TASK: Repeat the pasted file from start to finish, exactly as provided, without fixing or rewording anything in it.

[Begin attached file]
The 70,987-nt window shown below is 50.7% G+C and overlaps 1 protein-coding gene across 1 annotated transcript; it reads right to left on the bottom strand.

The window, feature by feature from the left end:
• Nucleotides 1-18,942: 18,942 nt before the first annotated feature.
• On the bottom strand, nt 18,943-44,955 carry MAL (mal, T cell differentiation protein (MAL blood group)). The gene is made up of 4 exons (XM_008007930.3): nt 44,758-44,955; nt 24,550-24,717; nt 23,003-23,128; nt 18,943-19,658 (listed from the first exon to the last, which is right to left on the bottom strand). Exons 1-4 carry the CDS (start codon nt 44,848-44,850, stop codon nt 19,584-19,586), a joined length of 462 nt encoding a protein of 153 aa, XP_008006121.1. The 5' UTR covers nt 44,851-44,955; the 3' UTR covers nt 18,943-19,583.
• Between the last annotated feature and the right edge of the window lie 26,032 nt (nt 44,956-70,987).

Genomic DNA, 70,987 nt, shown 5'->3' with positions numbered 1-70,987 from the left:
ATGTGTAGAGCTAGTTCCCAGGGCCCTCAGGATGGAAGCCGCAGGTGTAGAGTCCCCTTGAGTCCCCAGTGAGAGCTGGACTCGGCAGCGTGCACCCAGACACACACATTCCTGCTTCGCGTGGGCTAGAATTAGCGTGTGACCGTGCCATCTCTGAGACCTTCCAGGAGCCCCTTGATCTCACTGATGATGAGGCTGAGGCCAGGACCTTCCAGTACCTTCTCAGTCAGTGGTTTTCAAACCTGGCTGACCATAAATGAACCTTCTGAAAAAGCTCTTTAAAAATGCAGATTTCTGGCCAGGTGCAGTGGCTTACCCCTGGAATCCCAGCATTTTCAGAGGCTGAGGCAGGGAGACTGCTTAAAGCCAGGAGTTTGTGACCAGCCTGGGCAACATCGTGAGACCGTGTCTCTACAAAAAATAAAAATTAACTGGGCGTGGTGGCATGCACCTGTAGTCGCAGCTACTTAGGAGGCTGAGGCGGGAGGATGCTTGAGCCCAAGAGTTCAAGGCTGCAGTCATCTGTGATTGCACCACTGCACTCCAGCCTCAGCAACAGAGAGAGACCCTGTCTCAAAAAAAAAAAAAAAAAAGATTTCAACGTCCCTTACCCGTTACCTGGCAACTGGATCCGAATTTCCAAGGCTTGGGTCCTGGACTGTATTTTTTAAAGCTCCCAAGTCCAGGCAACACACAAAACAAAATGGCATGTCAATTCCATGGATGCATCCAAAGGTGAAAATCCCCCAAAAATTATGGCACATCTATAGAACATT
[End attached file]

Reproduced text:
The 70,987-nt window shown below is 50.7% G+C and overlaps 1 protein-coding gene across 1 annotated transcript; it reads right to left on the bottom strand.

The window, feature by feature from the left end:
• Nucleotides 1-18,942: 18,942 nt before the first annotated feature.
• On the bottom strand, nt 18,943-44,955 carry MAL (mal, T cell differentiation protein (MAL blood group)). The gene is made up of 4 exons (XM_008007930.3): nt 44,758-44,955; nt 24,550-24,717; nt 23,003-23,128; nt 18,943-19,658 (listed from the first exon to the last, which is right to left on the bottom strand). Exons 1-4 carry the CDS (start codon nt 44,848-44,850, stop codon nt 19,584-19,586), a joined length of 462 nt encoding a protein of 153 aa, XP_008006121.1. The 5' UTR covers nt 44,851-44,955; the 3' UTR covers nt 18,943-19,583.
• Between the last annotated feature and the right edge of the window lie 26,032 nt (nt 44,956-70,987).

Genomic DNA, 70,987 nt, shown 5'->3' with positions numbered 1-70,987 from the left:
ATGTGTAGAGCTAGTTCCCAGGGCCCTCAGGATGGAAGCCGCAGGTGTAGAGTCCCCTTGAGTCCCCAGTGAGAGCTGGACTCGGCAGCGTGCACCCAGACACACACATTCCTGCTTCGCGTGGGCTAGAATTAGCGTGTGACCGTGCCATCTCTGAGACCTTCCAGGAGCCCCTTGATCTCACTGATGATGAGGCTGAGGCCAGGACCTTCCAGTACCTTCTCAGTCAGTGGTTTTCAAACCTGGCTGACCATAAATGAACCTTCTGAAAAAGCTCTTTAAAAATGCAGATTTCTGGCCAGGTGCAGTGGCTTACCCCTGGAATCCCAGCATTTTCAGAGGCTGAGGCAGGGAGACTGCTTAAAGCCAGGAGTTTGTGACCAGCCTGGGCAACATCGTGAGACCGTGTCTCTACAAAAAATAAAAATTAACTGGGCGTGGTGGCATGCACCTGTAGTCGCAGCTACTTAGGAGGCTGAGGCGGGAGGATGCTTGAGCCCAAGAGTTCAAGGCTGCAGTCATCTGTGATTGCACCACTGCACTCCAGCCTCAGCAACAGAGAGAGACCCTGTCTCAAAAAAAAAAAAAAAAAAGATTTCAACGTCCCTTACCCGTTACCTGGCAACTGGATCCGAATTTCCAAGGCTTGGGTCCTGGACTGTATTTTTTAAAGCTCCCAAGTCCAGGCAACACACAAAACAAAATGGCATGTCAATTCCATGGATGCATCCAAAGGTGAAAATCCCCCAAAAATTATGGCACATCTATAGAACATT